Missouri State University Astronomy professor Mike Reed, likens his and his students research into vibrations of stars, to listening to a full orchestra play one long note, and picking out the sounds of individual instruments.
Mike Reed says The Kepler Space Telescope, launched in 2009, makes that research much easier, and more successful. “Kepler is a huge innovation in that unlike the Hubble Telescope , which orbits the Earth every 90 minutes, letting the Sun, Moon and Earth get in its way, Kepler is far enough away so that the Earth is but a tiny, tiny dot in that telescope. That allows it to look at one spot for virtually as long as the telescope can last. Kepler is now in an extended mission which should continue until sometime in 2018.”
Mike Reed says Kepler data is downloaded to a public archive, and is available to anyone who wants it, however: “We do have to propose for our targets, what Kepler looks at, and we apply for our targets. It’s a competitive proposal, and when we win targets, it observes those and downloads the data to the public archive, where we get it.”
One of the things we’re doing, Reed says, “Is trying to be on the cutting edge of technology, using Kepler of course, to study the vibrations of stars, and doing seismology. Just like studying earthquakes, we study vibrations within stars, to determine what their structures are.”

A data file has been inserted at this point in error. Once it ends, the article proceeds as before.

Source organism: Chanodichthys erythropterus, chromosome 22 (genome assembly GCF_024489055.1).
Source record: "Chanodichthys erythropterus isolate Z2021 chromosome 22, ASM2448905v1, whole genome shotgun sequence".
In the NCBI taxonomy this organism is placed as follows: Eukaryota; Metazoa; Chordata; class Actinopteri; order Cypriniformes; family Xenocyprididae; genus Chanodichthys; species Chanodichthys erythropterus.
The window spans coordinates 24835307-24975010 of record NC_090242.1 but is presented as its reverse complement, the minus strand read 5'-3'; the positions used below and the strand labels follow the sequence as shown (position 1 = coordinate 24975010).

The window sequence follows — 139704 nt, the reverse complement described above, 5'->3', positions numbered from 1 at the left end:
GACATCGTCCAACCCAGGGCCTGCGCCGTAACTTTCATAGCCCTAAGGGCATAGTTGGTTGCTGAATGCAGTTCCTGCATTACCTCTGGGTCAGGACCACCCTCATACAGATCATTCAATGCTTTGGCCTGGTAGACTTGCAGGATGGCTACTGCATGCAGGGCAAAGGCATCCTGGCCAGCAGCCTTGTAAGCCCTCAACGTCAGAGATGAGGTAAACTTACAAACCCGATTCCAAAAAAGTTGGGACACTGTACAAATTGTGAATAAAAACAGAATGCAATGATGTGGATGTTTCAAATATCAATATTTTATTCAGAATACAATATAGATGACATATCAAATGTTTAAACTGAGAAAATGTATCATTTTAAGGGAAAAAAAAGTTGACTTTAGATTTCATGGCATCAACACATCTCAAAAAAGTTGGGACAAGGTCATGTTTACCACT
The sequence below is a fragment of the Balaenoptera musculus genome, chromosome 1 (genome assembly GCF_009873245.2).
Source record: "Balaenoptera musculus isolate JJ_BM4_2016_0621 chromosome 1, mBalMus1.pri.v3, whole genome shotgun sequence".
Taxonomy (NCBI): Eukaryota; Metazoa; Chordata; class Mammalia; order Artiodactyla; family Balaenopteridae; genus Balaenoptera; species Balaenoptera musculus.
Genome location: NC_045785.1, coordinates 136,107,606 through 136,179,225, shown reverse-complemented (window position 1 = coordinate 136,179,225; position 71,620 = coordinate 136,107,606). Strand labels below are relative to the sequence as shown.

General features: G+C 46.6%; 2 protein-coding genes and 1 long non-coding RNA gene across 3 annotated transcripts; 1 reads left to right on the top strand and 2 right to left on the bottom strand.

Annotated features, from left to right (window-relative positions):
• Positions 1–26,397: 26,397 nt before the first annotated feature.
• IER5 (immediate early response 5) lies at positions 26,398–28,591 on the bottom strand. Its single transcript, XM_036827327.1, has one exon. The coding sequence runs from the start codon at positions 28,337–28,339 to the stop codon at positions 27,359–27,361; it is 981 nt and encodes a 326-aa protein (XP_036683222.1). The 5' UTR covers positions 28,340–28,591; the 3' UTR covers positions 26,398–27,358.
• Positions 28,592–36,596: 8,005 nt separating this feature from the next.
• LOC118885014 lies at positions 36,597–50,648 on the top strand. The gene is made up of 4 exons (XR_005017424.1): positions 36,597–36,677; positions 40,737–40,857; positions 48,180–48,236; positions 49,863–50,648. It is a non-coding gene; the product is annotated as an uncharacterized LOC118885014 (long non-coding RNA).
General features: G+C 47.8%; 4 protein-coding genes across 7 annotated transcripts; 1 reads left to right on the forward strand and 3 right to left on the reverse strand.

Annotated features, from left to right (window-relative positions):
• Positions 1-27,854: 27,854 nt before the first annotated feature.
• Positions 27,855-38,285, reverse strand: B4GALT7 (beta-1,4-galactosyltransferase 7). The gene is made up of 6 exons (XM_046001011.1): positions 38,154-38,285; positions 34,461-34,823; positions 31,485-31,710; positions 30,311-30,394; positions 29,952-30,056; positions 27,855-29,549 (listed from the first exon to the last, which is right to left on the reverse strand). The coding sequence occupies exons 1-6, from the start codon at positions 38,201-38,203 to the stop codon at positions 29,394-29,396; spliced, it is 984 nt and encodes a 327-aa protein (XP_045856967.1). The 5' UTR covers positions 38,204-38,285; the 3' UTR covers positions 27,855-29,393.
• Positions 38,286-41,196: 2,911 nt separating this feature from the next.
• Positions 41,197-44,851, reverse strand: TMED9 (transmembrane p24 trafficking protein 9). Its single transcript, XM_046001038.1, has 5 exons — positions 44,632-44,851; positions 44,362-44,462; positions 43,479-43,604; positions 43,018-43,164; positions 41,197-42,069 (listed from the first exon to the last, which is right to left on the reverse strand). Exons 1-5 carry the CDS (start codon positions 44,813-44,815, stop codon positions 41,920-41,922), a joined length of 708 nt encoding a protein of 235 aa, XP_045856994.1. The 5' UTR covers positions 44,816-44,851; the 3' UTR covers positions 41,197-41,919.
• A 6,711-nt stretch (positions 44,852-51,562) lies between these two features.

According to Reed, the star’s vibration is seen by Kepler as successions of light variations, which can be recorded as sound waves which can be sped up on a time scale for placement in an audio file. “Every star gives us something new. When MSU students this data and they’re finding new things, we’ll look at the vibrations together and they’ll say, What do You Think This Means? We have to piece together that puzzle, and that’s very exciting.”
Mike Reed and his students analyze Kepler Space Telescope data inside MSU’s Astronomy Lab, located in Kemper Hall, room200.